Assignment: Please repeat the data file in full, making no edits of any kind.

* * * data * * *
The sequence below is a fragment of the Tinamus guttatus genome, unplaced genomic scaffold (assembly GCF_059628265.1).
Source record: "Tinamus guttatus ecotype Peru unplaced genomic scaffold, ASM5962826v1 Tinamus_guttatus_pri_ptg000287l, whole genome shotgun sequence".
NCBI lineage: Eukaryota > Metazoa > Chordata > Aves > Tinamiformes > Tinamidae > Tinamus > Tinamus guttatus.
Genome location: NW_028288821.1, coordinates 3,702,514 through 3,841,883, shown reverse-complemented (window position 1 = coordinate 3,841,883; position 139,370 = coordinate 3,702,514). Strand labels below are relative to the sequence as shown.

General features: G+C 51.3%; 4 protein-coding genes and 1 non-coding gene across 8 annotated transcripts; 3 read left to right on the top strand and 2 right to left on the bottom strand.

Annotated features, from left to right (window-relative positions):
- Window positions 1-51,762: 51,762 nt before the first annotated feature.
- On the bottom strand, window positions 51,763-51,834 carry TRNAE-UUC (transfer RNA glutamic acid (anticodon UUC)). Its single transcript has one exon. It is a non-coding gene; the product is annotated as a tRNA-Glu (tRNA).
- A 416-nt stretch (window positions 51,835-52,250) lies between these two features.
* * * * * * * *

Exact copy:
The sequence below is a fragment of the Tinamus guttatus genome, unplaced genomic scaffold (assembly GCF_059628265.1).
Source record: "Tinamus guttatus ecotype Peru unplaced genomic scaffold, ASM5962826v1 Tinamus_guttatus_pri_ptg000287l, whole genome shotgun sequence".
NCBI lineage: Eukaryota > Metazoa > Chordata > Aves > Tinamiformes > Tinamidae > Tinamus > Tinamus guttatus.
Genome location: NW_028288821.1, coordinates 3,702,514 through 3,841,883, shown reverse-complemented (window position 1 = coordinate 3,841,883; position 139,370 = coordinate 3,702,514). Strand labels below are relative to the sequence as shown.

General features: G+C 51.3%; 4 protein-coding genes and 1 non-coding gene across 8 annotated transcripts; 3 read left to right on the top strand and 2 right to left on the bottom strand.

Annotated features, from left to right (window-relative positions):
- Window positions 1-51,762: 51,762 nt before the first annotated feature.
- On the bottom strand, window positions 51,763-51,834 carry TRNAE-UUC (transfer RNA glutamic acid (anticodon UUC)). Its single transcript has one exon. It is a non-coding gene; the product is annotated as a tRNA-Glu (tRNA).
- A 416-nt stretch (window positions 51,835-52,250) lies between these two features.